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Wearables: Where Do We Go From Here?


Robin Raskin, Founder, Living in Digital Times

The wearables market continues to grow, but also to perplex. Shrinking form factors, robust cloud storage, longer battery lives and more sensitive sensors make wearables capable of doing more than ever. This year you’ll see wearables taking new forms, finding new functionality, and yes, even being more fashionable. As we head into CES 2018, here are a couple of my 2018 wearable predictions.

Glasses Come Back Into Vogue

It was the year of the glasses from the most unlikely place: Snapchat.  Meanwhile, VR glasses from HTC, Sony and others are going mainstream in the workplace with training being one of the primary usages. New glasses on Indiegogo from Let, have a mic and bone conduction headset built in so that your glasses become your command center for everything from controlling your lights to talking to Alexa or Google Home.

Wearables Migrate to New Parts of the Body

We’ve already seen companies like Nuheara, Bragi and Valencell target the ear as the new “it” place for wearables. The ear is loaded with blood vessels making it easy to get accurate measurements of heart rate and exertion when you’re exercising. Nuheara’s hearable gives you bionic-like hearing, letting you tune out ambient sounds or focus in the direction of the person speaking. 

Xenomi’s haptic interface shirt is open to developers to create everything from body controlled gaming interfaces to health monitors. Rings like Kerv can make NFC driven payments just like you’d make a mobile payment with your phone.

Mindfulness is a Watchword.

When you can receive data about your body’s state you can act on it. EEG brain signals from wearables like the Muse band are finally being adopted into more and more formats including new sunglasses that can sense your brain’s state of relaxation. Spire, a wearable piece of jewelry (also takes the form of a health tag for your clothing) offers continuous respiration sensing that determines your stress level and lets you act on it.

Actionable feedback. The newer wearables are like wearing “my mom.” They offer remedies. They remind you to go to sleep earlier, to stand taller, to take a break from your screen, to tell you when you’re dehydrated. While older wearables tended to report on your progress, newer ones are predictive and prescriptive.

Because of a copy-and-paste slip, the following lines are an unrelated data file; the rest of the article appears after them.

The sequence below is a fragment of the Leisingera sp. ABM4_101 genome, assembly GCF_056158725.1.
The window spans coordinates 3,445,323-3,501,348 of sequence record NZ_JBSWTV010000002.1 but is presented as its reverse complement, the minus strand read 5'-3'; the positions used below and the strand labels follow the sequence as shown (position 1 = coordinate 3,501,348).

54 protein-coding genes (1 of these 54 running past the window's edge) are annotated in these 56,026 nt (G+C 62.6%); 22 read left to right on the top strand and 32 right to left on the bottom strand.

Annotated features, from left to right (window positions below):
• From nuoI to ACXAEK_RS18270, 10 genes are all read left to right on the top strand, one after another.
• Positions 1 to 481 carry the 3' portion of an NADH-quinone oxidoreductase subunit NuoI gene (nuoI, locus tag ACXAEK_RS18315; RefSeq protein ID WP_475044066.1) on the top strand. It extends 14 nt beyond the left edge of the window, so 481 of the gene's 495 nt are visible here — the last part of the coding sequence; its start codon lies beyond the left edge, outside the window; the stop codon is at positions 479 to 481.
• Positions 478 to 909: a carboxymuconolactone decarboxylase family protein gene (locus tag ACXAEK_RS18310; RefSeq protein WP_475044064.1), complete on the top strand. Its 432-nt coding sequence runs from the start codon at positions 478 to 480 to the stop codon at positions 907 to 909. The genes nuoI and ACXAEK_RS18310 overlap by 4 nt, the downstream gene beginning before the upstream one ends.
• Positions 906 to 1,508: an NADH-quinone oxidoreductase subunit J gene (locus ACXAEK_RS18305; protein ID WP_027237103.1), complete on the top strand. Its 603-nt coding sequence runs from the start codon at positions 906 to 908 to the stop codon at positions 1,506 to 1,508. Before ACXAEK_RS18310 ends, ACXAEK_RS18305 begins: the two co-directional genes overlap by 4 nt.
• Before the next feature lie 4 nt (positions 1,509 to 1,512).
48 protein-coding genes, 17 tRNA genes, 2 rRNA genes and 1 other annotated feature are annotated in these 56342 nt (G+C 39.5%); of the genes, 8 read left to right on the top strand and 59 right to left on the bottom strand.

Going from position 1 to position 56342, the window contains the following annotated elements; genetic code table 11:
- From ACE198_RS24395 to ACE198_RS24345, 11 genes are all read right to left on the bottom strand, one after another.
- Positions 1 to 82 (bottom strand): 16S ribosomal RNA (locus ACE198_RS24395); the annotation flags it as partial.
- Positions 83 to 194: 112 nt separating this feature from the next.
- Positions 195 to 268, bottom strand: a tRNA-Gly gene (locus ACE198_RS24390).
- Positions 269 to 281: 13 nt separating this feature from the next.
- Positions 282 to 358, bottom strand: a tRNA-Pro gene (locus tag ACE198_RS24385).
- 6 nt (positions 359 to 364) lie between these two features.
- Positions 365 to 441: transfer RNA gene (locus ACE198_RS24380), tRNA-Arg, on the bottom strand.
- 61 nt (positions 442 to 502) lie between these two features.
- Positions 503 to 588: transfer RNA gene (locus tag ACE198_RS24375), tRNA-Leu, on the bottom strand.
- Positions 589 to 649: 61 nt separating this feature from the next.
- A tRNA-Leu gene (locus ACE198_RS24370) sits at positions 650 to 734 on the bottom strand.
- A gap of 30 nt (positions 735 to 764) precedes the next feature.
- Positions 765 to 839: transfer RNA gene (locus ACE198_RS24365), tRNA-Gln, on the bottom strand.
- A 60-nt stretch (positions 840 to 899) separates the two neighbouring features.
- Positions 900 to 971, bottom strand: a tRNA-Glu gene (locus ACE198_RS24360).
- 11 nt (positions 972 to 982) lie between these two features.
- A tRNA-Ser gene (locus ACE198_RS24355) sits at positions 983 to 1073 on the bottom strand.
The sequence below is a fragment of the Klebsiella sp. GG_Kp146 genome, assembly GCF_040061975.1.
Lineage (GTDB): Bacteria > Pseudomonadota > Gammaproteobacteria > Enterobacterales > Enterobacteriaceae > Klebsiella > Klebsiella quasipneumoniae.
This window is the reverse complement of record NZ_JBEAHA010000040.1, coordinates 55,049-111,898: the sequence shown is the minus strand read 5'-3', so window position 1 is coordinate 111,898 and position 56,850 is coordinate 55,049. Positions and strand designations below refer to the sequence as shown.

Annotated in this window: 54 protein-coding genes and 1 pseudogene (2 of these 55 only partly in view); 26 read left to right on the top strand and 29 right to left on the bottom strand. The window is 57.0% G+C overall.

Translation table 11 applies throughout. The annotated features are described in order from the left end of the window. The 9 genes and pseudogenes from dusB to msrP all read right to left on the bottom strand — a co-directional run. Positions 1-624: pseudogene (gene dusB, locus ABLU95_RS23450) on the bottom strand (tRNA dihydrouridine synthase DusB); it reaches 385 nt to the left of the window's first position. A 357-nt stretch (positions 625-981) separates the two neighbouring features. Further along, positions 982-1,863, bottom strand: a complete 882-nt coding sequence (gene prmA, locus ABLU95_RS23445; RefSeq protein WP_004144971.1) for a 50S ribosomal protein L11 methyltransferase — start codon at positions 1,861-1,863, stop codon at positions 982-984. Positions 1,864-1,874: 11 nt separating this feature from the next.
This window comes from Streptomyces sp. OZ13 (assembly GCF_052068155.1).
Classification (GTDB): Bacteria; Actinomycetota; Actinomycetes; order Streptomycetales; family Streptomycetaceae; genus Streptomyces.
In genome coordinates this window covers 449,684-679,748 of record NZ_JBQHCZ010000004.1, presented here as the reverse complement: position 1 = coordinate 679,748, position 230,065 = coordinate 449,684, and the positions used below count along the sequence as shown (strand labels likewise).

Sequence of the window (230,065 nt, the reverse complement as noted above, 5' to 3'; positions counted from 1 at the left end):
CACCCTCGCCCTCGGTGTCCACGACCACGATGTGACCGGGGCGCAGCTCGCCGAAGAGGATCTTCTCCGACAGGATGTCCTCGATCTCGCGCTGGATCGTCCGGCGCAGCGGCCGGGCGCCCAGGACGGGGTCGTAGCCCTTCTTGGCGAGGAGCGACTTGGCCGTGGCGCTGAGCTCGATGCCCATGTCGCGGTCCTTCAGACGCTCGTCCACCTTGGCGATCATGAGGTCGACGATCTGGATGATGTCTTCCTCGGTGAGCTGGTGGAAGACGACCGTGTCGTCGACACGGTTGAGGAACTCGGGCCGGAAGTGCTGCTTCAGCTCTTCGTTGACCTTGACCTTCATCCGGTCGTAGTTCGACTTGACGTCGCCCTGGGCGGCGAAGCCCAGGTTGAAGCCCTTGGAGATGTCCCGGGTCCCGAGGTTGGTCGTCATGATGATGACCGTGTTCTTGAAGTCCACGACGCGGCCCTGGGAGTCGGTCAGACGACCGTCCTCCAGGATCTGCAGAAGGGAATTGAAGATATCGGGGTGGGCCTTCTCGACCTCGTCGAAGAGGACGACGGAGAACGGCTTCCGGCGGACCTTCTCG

Wearables in the Workplace: We’re betting that this is the year you’re going to see more smart-assistant wearables, including bands and smartwatches, on the wrists of workers. With biometrics and identity management built-in, this class of wearable will provide access to buildings, or to your computer files. With geo-location built in, it will help managers know who is out in the field and whether they are in danger. I can’t tell you who’s doing what yet, but you’ll find out at this year’s CES.

Smart Ecosystems of Smart Clothing:  And tech isn’t just being used to make wearables, it’s being used to make garments smarter. Making it easier to track from the day the cloth is woven to the day it winds up as a garment in your closet, NFC and RFID smart tagging systems keep track of a garment’s travels, minimizing fraud, shipping paperwork, inventory management and more.

Biology Meets Wearables

Biology is meeting the physical and digital. We’ve seen fabric that looks exactly like leather but was grown from mycelium -- a mushroom material.  Dr. Amanda Parkes of Fashion Tech Lab turned us on to microfluidics moisture-controlled materials that mimic the skin by being able to sweat. There are silk-like materials being woven from DNA. Woven and flexible circuits are being built into band-aid sized strips or woven into fabrics like the sleeve of the new Levi Jacquard jacket. Creepily enough, wearables are headed towards injectables. Already, tech company 3SquareMarket showed the world a glimpse of the future when they had all of their employees injected with RFID chips, used for everything from paying in the company cafeteria to accessing the building.

Robin Raskin is Founder of Living in Digital Times and Producer of the Wearable Tech Summit, a half-day conference that explores the high tech body language of products strapped, inserted or attached, making our bodies the new habitat for technology. Join industry experts and pioneers on Thursday, January 11 during CES 2018 at the Venetian, Level 4, Lando 4302. See the full agenda and register here. Follow the Wearable Tech Summit on Twitter and with #WearablesCES. Follow the entire CES conversation at #CES2018.

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